Tag-Archive for » Judy Garland «
Earlier this year I mentioned that I play the saxophone in a community band and had a great time at our spring concert playing the tune “But Not for Me,” which was composed by George Gershwin. Yesterday during our fall concert, we played two more pieces by Gershwin so I thought why not do what I did then and discover what, if any ties they had to classic movies.
I hope you won’t mind though if I share a little story with you first. As I was getting ready for the concert, I was feeling way more nervous than usual (I could barely eat my lunch!) and was not feeling at all confident in my playing abilities.
But a funny thing happened as soon as we walked onto the stage, sat down, and started playing our first piece. All my nervousness seemed to vanish in an instant, and I realized that I love to perform on stage in front of an audience!
Now that might not sound like a big deal, especially to those of you who have any kind of stage experience, but as a once extremely shy introvert who has struggled my whole life with social awkwardness, unhealthy perfectionism, and a fear of doing pretty much anything in front of large groups, I never would have expected to find myself in that situation, especially since I don’t exactly possess a ton of musical talent. I’m not quite sure why I never felt that way at previous concerts, but it was quite an exhilarating revelation and now I can’t wait for our next one!
As for the two Gershwin pieces we played, the first was actually a medley of the songs “Someone to Watch Over Me” and “Bidin’ My Time” and the other one was “Strike Up the Band.” They weren’t quite as fun to play as “But Not for Me” but it is always satisfying to play tunes that I am familiar with, so I really enjoyed performing them.
“Someone to Watch Over Me” was originally composed for the 1926 musical Oh Kay! and was introduced by English actress and singer Gertrude Lawrence. Lawrence, who was at one time close friends with English playwright Noel Coward, was known mostly for her career on stage in London and New York.
The song has been recorded by quite a few artists over the years including Ella Fitzgerald, Etta James, Rosemary Clooney, Barbra Streisand, and my personal favorite, Frank Sinatra. Sinatra also sings the song in the movie Young at Heart (1954), which co-stars another one of my favorite singers Doris Day.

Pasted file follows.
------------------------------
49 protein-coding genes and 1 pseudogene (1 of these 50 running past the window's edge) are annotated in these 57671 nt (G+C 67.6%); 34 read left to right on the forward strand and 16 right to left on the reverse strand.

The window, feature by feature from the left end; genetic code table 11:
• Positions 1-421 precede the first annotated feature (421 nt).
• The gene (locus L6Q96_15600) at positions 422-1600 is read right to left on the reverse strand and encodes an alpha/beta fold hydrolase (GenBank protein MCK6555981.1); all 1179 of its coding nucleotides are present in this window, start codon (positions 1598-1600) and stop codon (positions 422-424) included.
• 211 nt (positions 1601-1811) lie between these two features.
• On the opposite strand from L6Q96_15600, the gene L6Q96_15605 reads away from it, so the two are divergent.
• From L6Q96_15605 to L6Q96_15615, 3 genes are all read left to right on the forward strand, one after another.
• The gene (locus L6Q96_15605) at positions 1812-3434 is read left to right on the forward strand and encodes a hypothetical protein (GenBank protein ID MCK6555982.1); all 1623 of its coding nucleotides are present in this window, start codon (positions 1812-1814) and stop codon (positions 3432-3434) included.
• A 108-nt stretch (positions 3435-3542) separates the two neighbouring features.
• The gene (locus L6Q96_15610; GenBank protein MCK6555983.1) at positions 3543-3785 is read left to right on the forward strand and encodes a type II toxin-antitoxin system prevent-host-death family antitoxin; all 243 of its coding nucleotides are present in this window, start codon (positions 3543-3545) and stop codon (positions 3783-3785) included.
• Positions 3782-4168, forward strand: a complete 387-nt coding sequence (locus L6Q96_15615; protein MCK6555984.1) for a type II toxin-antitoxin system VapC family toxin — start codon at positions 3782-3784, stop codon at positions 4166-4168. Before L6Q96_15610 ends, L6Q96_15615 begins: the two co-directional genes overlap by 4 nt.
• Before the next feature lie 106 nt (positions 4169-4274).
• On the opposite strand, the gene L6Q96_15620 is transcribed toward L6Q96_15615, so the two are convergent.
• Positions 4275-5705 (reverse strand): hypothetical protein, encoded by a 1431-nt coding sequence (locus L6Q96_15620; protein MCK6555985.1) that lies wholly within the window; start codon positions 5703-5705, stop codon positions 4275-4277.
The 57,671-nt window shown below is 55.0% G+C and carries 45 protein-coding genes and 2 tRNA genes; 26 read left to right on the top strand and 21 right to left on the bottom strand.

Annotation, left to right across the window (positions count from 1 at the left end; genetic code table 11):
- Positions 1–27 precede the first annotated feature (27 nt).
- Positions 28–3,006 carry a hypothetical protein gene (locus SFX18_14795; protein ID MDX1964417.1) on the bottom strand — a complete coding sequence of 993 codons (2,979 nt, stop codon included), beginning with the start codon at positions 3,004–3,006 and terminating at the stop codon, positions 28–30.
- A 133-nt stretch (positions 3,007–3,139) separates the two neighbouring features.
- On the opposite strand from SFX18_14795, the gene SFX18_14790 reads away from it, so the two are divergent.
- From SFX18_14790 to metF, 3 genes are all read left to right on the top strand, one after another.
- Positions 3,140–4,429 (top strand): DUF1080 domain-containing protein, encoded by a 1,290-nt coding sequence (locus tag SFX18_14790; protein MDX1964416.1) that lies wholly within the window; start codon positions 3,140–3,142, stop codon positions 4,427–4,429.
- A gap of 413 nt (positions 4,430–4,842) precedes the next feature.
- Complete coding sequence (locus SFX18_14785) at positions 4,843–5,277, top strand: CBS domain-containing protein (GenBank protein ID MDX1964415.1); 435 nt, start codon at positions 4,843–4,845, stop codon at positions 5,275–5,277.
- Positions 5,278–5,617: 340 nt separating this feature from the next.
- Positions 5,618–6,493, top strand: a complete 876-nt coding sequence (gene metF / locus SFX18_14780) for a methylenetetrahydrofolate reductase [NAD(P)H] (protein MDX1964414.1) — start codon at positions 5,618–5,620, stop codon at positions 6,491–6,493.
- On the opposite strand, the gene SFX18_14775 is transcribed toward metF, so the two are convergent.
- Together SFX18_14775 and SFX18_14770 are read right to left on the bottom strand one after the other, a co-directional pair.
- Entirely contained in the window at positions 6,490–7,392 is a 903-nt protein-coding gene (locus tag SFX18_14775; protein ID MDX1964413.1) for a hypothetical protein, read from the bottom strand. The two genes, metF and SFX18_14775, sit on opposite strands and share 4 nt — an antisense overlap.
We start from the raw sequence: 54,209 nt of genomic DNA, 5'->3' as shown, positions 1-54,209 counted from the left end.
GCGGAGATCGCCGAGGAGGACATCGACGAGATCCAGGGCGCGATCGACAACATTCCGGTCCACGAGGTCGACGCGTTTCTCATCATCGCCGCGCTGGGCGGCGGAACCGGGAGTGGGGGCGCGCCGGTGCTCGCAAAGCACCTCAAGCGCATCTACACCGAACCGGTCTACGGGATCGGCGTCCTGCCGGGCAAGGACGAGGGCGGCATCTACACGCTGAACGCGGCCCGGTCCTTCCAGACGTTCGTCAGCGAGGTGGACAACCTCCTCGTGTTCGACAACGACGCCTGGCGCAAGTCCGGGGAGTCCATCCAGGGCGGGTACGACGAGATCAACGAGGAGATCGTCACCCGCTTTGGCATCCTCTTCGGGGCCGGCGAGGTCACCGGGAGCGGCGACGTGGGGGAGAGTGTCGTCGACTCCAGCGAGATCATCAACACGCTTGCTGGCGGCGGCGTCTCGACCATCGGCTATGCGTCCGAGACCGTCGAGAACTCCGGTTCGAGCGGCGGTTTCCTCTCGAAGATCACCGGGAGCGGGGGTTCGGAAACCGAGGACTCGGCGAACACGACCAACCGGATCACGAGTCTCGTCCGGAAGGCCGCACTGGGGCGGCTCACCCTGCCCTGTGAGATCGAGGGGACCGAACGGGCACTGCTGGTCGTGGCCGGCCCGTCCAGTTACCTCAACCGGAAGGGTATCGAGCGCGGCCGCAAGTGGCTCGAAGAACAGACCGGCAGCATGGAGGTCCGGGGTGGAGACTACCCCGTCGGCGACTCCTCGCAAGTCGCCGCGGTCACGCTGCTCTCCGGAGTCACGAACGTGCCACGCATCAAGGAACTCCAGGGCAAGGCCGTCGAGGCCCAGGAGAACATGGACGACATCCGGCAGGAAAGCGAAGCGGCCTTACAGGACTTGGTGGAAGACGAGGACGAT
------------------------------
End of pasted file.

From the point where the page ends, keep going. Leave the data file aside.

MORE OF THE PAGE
“Bidin’ My Time” was featured in the 1943 version of Girl Crazy starring Judy Garland and Mickey Rooney, the same movie that “But Not for Me” appeared in. I guess our director really likes music from that movie.
I love the scene in which Judy Garland sings the song with a quartet of singing, dancing cowboys. If you happen to check it out, which you can (and should!) here on YouTube, make sure to stick around till the end for a fun appearance in the number by Mickey Rooney.
The song was also recorded as a single by Teddi King, Sarah Vaughan, Ella Fitzgerald, Nat King Cole and opera singer Willard White among others. My favorite version is Sarah Vaughan’s with her rich vocals bringing something extra special to the song.
As for the song “Strike Up the Band,” I was expecting to find out that it appeared in the 1940 movie of the same name, which like Girl Crazy starred Judy Garland and Mickey Rooney. But I discovered instead that it was written for a 1927 Broadway musical and other than the title had no relation to the film.
Do you have a favorite version of any of these great George Gershwin standards? Have you ever performed them on stage? If so, I’d love to hear your story!
Yesterday I performed in a concert with my band (I play the saxophone in a community band), and by far my favorite of all the pieces we played was the jazz standard “But Not for Me,” which was composed in 1930 by George Gershwin with lyrics by Ira Gershwin.
I think it might be the most fun piece we’ve ever played. Well except for maybe the time we played songs from the musical Hair. “Aquarius/Let the Sunshine In” especially was an absolute blast to play!